Another common comment around refactoring has been: why do we have to wait for a whole other release to get refactoring? Why can’t you just do the features and then ship them when they’re ready?
The answer, for the moment, is that we are subject to the “tyranny of the suite.” Which is to say, we are so tightly bound to the rest of the suite of products that we ship with (C#, C++, J#, debugger, IDE, SQL Server, CLR, etc.) that it is extremely difficult for us to ship separately from the rest of them. In effect, it’s like we’re running some freaky twenty person version of a three-legged race. Because all our legs are tied together, nobody can move forward unless we all do, and coordinating everyone to step at the same time is a major undertaking.
This binding was absolutely necessary to ship the initial version of .NET because it was a v1.0 product and we needed every piece of the puzzle in place to make the system work. Now that we’ve moved beyond that, though, it does seem like it should be possible to move more towards a “ship early, ship often” strategy that allows individual pieces to innovate separate from the rest of the suite. Some things, like generics, would still require simultaneous work across the entire stack, but other things, like refactoring, could be done in smaller, incremental releases.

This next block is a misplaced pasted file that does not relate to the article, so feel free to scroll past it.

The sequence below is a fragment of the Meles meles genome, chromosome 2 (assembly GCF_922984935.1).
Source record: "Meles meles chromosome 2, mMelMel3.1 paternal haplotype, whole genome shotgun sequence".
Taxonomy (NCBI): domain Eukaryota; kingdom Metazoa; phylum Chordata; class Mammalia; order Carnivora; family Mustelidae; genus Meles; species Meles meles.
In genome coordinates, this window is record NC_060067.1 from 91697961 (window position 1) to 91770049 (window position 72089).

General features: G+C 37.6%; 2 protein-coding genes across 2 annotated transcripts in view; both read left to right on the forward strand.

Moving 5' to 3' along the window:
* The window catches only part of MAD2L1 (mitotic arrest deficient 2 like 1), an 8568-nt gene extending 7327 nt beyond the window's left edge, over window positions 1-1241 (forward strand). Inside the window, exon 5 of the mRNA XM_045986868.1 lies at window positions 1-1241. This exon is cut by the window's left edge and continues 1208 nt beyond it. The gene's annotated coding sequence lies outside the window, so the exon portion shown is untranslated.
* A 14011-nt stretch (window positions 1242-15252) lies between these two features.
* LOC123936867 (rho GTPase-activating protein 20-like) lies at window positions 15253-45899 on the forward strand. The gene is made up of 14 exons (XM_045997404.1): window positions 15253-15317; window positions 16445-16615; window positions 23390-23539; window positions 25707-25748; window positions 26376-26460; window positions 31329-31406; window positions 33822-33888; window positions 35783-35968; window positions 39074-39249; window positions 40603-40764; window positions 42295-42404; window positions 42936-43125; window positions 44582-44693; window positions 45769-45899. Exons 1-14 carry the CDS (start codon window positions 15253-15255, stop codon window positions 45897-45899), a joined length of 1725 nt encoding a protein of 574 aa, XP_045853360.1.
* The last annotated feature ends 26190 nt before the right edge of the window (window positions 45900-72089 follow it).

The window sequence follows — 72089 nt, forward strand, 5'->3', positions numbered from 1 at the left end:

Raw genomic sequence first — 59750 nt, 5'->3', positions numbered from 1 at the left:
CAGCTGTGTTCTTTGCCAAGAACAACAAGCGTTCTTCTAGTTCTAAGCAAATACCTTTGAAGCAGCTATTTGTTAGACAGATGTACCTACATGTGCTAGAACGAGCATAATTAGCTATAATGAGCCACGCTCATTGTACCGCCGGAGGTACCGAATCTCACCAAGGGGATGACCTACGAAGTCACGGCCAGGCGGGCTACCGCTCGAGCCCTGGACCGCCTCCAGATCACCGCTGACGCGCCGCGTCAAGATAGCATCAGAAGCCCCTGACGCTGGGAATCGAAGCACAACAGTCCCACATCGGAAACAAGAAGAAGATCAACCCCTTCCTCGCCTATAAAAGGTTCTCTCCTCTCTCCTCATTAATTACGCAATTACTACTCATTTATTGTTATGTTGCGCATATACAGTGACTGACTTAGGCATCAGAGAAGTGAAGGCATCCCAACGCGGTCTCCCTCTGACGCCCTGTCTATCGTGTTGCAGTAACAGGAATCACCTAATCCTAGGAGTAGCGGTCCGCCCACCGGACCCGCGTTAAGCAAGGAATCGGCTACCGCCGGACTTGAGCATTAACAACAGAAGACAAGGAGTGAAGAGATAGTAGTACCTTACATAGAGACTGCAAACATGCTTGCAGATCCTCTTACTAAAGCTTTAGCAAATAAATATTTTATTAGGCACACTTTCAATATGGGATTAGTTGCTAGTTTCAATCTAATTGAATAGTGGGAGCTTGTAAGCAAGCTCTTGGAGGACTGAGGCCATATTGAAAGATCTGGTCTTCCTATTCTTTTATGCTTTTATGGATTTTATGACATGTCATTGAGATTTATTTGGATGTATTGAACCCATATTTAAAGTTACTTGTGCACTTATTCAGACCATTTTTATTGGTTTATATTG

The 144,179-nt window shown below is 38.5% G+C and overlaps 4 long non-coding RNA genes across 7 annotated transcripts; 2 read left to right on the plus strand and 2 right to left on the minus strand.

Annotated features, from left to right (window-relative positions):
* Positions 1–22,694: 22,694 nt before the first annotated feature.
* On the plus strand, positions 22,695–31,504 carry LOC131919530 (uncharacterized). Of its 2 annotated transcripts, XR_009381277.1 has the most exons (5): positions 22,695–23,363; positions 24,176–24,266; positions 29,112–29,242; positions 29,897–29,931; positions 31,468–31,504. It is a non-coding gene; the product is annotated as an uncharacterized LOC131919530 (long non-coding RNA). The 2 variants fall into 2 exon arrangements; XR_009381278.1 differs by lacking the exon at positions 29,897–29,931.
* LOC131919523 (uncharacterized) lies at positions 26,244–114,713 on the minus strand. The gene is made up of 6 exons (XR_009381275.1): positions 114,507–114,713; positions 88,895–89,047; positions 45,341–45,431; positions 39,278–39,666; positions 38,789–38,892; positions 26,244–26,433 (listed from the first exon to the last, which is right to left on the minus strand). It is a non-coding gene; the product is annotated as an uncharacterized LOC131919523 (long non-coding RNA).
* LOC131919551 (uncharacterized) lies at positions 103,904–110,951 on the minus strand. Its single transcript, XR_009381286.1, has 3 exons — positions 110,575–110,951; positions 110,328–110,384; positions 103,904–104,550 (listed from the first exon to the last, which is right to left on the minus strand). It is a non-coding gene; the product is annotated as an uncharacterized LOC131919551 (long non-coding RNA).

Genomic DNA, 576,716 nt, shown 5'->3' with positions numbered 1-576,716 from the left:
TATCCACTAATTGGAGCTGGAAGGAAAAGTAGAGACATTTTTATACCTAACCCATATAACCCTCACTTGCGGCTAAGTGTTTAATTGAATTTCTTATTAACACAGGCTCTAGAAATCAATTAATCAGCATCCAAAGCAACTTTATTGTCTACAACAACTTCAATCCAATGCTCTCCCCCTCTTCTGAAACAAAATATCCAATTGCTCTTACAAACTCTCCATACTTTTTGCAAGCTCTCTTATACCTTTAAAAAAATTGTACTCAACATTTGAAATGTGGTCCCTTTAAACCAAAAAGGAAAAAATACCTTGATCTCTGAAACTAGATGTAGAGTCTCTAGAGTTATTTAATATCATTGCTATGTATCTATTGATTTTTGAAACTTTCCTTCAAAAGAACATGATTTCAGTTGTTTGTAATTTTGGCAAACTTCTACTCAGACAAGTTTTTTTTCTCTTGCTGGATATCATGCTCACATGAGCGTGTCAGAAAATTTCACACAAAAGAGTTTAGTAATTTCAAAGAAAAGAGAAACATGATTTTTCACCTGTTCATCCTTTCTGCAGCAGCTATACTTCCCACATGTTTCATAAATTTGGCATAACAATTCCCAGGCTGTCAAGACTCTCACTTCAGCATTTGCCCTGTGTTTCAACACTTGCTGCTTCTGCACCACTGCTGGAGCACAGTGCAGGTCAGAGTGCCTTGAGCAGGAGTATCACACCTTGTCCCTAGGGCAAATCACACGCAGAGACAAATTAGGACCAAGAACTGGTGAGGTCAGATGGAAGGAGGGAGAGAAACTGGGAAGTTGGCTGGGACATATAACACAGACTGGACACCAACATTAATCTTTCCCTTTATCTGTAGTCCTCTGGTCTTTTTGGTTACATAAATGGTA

Now, whether this actually happens remains to be seen. A lot of the machinery that goes into release management is shared across the suite, and it’s not clear how possible it is to disentagle it all. Plus, the butterfly effect holds: small, out-of-band releases increase the test matrix and make it more likely that, say, a minor VB release could conflict with a minor ASP.NET release in ways that were very unfortunate.
Anyway, I think what can be said best is that we are always looking to improve our release strategies and get new features into the hands of our users as soon as possible. Time will just tell.